Köpingsvik, the KRBJ, the FLMJ, and even Steninge, all featured in glossy railway magazines around the world. Peco Publications’ magazine, “Continental Modeller” is a companion magazine to “Railway Modeller”, but as its title suggests, it’s for non-British railways. The editor has nearly always been grateful to receive articles, and generally does a good job as editor. Köpingsvik was featured as a special feature, a stand-alone railway for indoor use, which was also part of a garden railway. We didn’t write a full article about the KRBJ as we had just extended to Röjeråsen (at the time of the Köpingsvik article), and there wasn’t much to show for it; yet we didn’t want to keep delaying! There existed, for a short while, a similar magazine in the US, catering for non-American layouts. This is a very low-interest area and sadly the magazine did not last for long; but the publication of a similar article about Köpingsvik was well received. In Sweden, the newly built FLMJ was featured in an edition of “Tåg” before they dropped all modelling interest, and much more recently in “Modeljärnvägsmagasinet” (“The model railway magazine”)! A very good dialogue is maintained with the editor there; and he has been keen to translate our English submissions to Swedish, given that it will be a while before Adrian is fully fluent! (Other themed articles have been sent also, hence the plural!) Returning to the UK, it is natural that the Railway has featured in “Skandiapilen”, the journal of the Scandinavian Railways Society. Without doubt, articles about a new railway will be sent to all relevant magazines, when the time is right to do so.
We hoped to have a report and some photos from a rail-tour that was to happen mid-May, with steam traction for some of the way; but it seems that the TOC didn’t give the infrastructure authority enough time to approve the journey, so it didn’t get approved. A visit was made instead to an open day with another group who planned to run a couple of short return trips with a steam loco the following day (already approved); but we had heard a rumour that Stockholm County had introduced a ban relating to steam trains and other fire risks because the weather was too warm and dry to be safe. So, the plan was to watch the online tracker to see if the first train ran, and if it did, venture out to ride on the second one. In the event, the first one did run but didn’t shew up on the tracker; then there were reports of a lineside fire on the route, which cancelled all trains, including the second trip. As the first one didn’t shew up, we hadn’t ventured out for the second; so we avoided disappointment!
Jeco is now shewing a picture of a model of an Rc4 in Epoch-IV condition to support their proposed release of such model. (Previously, the photo used was an Rc2.) This assures our confidence with the model being correct, and justifies our purchase of one, maybe two!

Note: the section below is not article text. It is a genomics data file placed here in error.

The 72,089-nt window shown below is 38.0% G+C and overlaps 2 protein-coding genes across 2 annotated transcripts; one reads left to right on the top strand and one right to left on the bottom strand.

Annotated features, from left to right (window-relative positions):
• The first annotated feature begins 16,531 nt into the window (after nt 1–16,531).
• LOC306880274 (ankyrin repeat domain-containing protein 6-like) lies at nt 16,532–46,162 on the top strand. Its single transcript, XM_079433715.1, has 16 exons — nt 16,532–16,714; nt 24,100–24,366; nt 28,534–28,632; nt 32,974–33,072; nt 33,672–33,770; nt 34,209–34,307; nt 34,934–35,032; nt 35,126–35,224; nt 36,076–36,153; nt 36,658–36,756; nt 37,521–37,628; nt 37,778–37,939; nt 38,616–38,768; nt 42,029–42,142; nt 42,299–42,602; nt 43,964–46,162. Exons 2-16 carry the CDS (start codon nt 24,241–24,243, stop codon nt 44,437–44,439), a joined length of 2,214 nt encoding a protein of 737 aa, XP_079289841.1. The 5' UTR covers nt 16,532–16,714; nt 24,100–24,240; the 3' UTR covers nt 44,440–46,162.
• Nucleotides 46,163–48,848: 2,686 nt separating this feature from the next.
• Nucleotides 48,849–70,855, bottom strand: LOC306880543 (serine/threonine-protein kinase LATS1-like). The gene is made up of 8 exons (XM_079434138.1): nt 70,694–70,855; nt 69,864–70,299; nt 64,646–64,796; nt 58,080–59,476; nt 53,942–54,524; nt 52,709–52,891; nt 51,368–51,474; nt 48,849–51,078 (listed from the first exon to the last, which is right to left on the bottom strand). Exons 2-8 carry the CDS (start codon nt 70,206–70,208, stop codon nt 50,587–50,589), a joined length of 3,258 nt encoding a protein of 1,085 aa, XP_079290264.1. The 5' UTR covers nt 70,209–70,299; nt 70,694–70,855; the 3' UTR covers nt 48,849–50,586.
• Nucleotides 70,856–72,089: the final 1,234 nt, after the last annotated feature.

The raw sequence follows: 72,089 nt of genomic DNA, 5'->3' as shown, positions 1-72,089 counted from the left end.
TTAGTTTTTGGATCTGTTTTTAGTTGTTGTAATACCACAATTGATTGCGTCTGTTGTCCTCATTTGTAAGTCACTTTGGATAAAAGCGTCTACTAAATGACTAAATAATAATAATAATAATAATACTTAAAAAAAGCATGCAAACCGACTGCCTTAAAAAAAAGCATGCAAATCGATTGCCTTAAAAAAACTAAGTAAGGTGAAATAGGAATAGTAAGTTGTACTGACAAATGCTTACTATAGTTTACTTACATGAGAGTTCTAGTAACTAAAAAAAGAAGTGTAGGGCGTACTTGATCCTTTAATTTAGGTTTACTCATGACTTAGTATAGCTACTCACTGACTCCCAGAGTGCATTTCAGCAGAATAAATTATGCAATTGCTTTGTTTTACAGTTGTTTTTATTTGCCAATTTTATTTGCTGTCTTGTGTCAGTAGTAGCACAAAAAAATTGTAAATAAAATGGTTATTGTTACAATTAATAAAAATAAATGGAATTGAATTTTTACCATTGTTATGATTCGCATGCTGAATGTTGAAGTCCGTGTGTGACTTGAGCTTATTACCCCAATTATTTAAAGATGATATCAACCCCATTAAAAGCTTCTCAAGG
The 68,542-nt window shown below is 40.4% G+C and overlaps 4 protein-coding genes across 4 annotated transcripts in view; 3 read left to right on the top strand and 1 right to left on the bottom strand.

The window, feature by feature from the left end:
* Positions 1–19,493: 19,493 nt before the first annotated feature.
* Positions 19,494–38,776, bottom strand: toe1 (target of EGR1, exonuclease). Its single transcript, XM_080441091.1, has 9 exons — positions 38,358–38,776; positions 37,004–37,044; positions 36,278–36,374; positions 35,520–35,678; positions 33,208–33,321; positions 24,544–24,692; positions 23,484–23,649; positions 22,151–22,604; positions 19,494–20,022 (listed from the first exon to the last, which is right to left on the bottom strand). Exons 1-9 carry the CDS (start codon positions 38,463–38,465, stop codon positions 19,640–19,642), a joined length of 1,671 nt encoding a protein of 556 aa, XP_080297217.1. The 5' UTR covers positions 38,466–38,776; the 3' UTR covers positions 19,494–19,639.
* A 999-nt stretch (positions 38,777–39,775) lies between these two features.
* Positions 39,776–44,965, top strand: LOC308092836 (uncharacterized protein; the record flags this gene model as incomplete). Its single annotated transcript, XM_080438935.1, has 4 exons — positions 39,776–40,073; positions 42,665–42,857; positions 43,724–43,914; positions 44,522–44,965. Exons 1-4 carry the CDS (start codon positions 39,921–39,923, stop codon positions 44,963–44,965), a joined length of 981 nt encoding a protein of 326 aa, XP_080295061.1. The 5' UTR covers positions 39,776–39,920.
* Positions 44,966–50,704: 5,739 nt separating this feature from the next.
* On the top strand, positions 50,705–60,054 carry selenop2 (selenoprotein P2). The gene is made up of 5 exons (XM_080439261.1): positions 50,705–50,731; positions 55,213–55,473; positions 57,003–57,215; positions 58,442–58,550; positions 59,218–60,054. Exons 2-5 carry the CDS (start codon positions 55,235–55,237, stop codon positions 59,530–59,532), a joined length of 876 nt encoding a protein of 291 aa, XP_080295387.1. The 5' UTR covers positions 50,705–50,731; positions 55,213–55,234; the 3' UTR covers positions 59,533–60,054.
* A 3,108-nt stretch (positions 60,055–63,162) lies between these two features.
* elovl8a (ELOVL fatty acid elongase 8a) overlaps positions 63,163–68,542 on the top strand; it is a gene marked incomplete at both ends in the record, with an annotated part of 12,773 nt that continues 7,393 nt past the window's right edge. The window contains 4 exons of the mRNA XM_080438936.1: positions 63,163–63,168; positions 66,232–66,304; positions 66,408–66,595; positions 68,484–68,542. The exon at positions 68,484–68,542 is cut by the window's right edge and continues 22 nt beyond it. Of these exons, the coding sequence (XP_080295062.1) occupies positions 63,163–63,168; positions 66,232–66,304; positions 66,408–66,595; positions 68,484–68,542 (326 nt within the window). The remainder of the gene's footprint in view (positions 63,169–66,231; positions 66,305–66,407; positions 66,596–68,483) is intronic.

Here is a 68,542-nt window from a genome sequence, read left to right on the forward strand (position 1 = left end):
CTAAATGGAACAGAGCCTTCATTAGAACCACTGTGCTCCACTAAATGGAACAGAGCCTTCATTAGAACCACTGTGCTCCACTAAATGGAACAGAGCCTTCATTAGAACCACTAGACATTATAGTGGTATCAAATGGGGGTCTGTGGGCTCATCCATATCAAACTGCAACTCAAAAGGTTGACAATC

The rumours have been confirmed; in addition to a 2019 Volvo V60, PCX87 is to produce the 2019 Volvo V90 in four colours, each costing 22,95€, thus: PCX870384 black metallic PCX870385 grey metallic PCX870386 silver PCX870387 beige metallic
Minichamps, who has proposed no fewer than two Saab cars and six Volvo cars, all with four of each, and all past their originally proposed delivery dates, has now added a one-off to the proposals, a Resin version of the Volvo 240 sedan from 1986. It will be cheaper than the delayed ABS models, but whether or not this gets delivered, remains to be seen. (Article D87171400, for delivery 5.2023!)
On this website, we have made some minor additions to the information in our article on the YCo6 (datebox) railbuses; including the classification of the ones that went to Denmark, reference to the fact that some also went to Norway, and that the Finns had their own broader gauge version, built under licence in Finland.
Behind the Scenes
Mini-Series around the FLMJ; F: The Calendar
Home produced for many years, until just before the Railway’s closure, is the calendar. This is now professionally produced, and whilst copies are available for sale (if ordered and paid for in advance), they mainly serve as yuletide ‘presents’ for our Friends. The images would normally reflect the year gone by (usually November to October so that we had a chance to get it produced and proliferated before the end of the year), but of necessity, the recent few years have carried historical photos with a particular theme. One recent year for example, was our trains on tours to other model railways. This year, it was to have been the scenery (not many trains to be seen, but appropriate scenic modelling to be appreciated instead); but the FLMJ didn’t have much of that, and having looked through the selected pictures, we just felt completely uninspired! So, in the 11th-hour we changed it to so-called “runner up” photos; those which are quite nice, but had previously been neglected in favour of other, similar photos. We haven’t decided on a theme for next year, yet!